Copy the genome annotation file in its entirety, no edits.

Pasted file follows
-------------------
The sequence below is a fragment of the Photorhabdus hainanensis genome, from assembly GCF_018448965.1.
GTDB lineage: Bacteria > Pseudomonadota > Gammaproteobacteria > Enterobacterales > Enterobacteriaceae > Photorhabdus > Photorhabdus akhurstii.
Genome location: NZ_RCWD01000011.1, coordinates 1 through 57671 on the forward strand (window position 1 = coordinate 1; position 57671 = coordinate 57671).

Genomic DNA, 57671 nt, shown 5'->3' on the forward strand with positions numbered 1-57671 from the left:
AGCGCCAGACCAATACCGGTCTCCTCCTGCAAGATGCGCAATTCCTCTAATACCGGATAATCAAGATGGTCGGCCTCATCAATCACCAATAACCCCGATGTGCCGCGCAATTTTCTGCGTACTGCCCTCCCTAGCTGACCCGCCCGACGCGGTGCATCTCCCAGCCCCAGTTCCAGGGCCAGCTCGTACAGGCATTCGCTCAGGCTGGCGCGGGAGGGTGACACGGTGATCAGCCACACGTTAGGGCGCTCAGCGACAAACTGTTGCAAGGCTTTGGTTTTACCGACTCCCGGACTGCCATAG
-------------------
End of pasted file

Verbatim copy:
The sequence below is a fragment of the Photorhabdus hainanensis genome, from assembly GCF_018448965.1.
GTDB lineage: Bacteria > Pseudomonadota > Gammaproteobacteria > Enterobacterales > Enterobacteriaceae > Photorhabdus > Photorhabdus akhurstii.
Genome location: NZ_RCWD01000011.1, coordinates 1 through 57671 on the forward strand (window position 1 = coordinate 1; position 57671 = coordinate 57671).

Genomic DNA, 57671 nt, shown 5'->3' on the forward strand with positions numbered 1-57671 from the left:
AGCGCCAGACCAATACCGGTCTCCTCCTGCAAGATGCGCAATTCCTCTAATACCGGATAATCAAGATGGTCGGCCTCATCAATCACCAATAACCCCGATGTGCCGCGCAATTTTCTGCGTACTGCCCTCCCTAGCTGACCCGCCCGACGCGGTGCATCTCCCAGCCCCAGTTCCAGGGCCAGCTCGTACAGGCATTCGCTCAGGCTGGCGCGGGAGGGTGACACGGTGATCAGCCACACGTTAGGGCGCTCAGCGACAAACTGTTGCAAGGCTTTGGTTTTACCGACTCCCGGACTGCCATAG